Shelly Agarwal, MD
- obstetrics & gynecology
Location and Office HoursPronger Smith Medical Care
17495 La Grange
Tinley Park, IL 60487
How do hormones affect breast cancer treatment?
Aurora Health Care answeredEstrogen and progesterone are hormones that are produced by your ovaries. These hormones help your normal breast cells grow and can help some cancer cells grow. It's good if your breast cancer cells have hormone receptors. Doctors can treat these cells with medicine that reduces estrogen in your body and they can be treated with medicine that keeps estrogen away from receptors. Different treatment is available if the cancer has no receptors.
How do most cancer cells spread from their original site?
Michael Roizen, MD, Internal Medicine, answeredCancer cells have developed a mechanism of replicating faster than other normal cells-making cancer cells stronger and faster than other cells in your body.
While they grow quickly, they can't grow by themselves. Just as a plant needs water or a child needs vitamins, cancer cells also need nutrients to grow. The one thing that cancer cells want more than anything else is energy. If the cells don't get it, then they'd actually kill themselves off because they'd outgrow their energy supply.
The most successful cancers (well, successful from the point of view of cancer, meaning the cancers that grow large enough to be detected by your immune system and to be harmful) often find ways to grow supply lines in the form of attracting blood vessels to them.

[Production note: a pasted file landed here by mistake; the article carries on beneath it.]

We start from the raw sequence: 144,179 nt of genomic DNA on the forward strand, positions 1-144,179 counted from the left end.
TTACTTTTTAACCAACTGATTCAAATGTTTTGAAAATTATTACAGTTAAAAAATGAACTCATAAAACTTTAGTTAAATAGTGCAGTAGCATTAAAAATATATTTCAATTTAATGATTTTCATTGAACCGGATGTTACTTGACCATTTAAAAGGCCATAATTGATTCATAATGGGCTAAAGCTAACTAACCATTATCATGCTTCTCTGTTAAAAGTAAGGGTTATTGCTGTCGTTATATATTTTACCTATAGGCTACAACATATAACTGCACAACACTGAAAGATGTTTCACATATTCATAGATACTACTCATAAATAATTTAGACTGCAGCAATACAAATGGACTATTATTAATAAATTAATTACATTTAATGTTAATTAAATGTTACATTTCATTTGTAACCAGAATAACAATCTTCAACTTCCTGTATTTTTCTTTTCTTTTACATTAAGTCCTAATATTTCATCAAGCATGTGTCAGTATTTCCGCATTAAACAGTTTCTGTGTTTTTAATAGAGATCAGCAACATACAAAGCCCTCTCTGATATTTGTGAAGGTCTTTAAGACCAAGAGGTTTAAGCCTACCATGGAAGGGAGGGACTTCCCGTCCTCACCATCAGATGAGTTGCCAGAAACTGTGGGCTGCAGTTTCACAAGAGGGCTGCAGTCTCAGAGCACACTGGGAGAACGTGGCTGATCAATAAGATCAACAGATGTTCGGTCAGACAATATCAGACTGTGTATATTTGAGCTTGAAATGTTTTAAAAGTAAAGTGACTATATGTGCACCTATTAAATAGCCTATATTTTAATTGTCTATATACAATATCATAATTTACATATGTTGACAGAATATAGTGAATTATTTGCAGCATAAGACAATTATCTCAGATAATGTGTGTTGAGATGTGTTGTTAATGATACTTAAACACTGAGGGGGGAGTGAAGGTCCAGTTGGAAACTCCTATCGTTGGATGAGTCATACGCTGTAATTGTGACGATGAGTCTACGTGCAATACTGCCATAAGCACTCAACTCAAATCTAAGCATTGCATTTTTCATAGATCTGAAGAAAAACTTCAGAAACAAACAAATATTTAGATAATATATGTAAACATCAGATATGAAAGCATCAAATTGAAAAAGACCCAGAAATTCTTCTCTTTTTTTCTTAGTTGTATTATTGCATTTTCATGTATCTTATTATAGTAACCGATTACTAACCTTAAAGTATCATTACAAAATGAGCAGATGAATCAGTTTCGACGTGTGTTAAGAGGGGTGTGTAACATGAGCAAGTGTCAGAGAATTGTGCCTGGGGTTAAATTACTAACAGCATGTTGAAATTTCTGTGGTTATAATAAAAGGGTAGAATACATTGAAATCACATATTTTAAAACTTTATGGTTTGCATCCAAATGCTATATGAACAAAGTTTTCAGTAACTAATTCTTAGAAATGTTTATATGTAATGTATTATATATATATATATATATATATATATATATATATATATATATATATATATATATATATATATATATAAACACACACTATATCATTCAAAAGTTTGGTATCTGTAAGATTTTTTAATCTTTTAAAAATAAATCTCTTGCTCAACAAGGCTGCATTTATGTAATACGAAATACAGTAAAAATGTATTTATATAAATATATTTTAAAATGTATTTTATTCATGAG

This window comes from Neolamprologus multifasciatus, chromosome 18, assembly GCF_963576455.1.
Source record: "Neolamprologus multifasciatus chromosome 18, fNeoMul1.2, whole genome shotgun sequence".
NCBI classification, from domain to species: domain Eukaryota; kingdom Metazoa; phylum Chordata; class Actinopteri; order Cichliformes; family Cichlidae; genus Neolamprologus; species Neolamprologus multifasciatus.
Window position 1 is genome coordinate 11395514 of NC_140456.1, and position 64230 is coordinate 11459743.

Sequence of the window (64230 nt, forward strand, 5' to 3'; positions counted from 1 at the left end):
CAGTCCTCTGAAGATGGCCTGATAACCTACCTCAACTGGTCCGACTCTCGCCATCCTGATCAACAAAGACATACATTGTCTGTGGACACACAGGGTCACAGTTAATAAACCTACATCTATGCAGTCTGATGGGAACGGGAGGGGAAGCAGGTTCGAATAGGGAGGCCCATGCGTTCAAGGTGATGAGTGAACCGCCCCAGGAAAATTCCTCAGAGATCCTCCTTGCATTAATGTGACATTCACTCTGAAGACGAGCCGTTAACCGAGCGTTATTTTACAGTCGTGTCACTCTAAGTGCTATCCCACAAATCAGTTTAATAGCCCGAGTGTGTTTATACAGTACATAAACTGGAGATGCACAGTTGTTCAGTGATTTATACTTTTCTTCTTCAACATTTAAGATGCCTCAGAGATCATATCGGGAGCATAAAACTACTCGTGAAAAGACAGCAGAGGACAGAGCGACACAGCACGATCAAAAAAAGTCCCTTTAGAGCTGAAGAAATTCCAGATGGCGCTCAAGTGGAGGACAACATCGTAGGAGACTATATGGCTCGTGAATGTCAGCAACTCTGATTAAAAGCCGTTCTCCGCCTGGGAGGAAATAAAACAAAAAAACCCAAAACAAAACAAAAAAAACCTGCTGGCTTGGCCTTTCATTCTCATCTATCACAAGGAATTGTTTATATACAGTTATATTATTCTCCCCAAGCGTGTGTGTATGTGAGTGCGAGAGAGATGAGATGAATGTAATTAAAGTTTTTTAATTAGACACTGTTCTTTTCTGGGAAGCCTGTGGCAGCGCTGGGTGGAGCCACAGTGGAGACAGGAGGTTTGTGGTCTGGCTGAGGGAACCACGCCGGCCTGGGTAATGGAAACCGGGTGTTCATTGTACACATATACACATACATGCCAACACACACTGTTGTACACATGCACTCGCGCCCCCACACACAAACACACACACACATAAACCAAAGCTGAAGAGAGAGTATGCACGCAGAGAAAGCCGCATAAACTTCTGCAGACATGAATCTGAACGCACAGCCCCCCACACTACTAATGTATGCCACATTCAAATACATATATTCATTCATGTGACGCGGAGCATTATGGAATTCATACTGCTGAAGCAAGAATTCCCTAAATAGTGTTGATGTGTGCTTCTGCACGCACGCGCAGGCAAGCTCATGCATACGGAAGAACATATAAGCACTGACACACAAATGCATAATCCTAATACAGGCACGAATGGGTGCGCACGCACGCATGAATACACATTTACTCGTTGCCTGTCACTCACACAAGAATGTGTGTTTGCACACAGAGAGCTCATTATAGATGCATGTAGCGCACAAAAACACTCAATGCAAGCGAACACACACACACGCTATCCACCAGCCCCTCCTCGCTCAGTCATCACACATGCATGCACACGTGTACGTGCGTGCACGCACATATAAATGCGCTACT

Once they can establish those supply lines, it's like attaching an oxygen tank to someone under water-it gives them a pathway to breathe and sustain themselves. And in cancer, that's what gives them a lifeline to live and grow-and helps them eventually spread to other areas of your body.
Since they're belligerent cells, cancer cells decide which blood vessels they want to take to other organs. They can surround regular tissue and dominate the organ they've invaded, and as they cluster together, they can form tumors-a clumped mass of cancer cells-to block the normal functioning of that organ.
Cancer cells also don't have the stickiness that other cells have, so they can slip away through their newly created blood vessels and spread to other parts of the body-very often to the liver, lungs, and brain where metasteses frequently occur.
Typically, cancer likes to escape to and grow in areas with lots of blood, which is why it's common for cancer from one area to jump and grow in another organ. And cancer loves traveling through the lymphatic system (the body's waste disposal program) to the closest lymph nodes, which is why doctors always examine these areas carefully.
Find out more about this book:YOU: The Owner's Manual, Updated and Expanded Edition: An Insider's Guide to the Body that Will Make You Healthier and Younger
What is a trachelectomy?
A trachelectomy is the removal of the entire cervix, or opening to the uterus. Once the cervix is removed, we keep the uterus open, by attaching it to the innermost, or top part, of the vagina. If a patient gets pregnant, we use a stitch, or cerclage, to keep the opening closed to hold the pregnancy.
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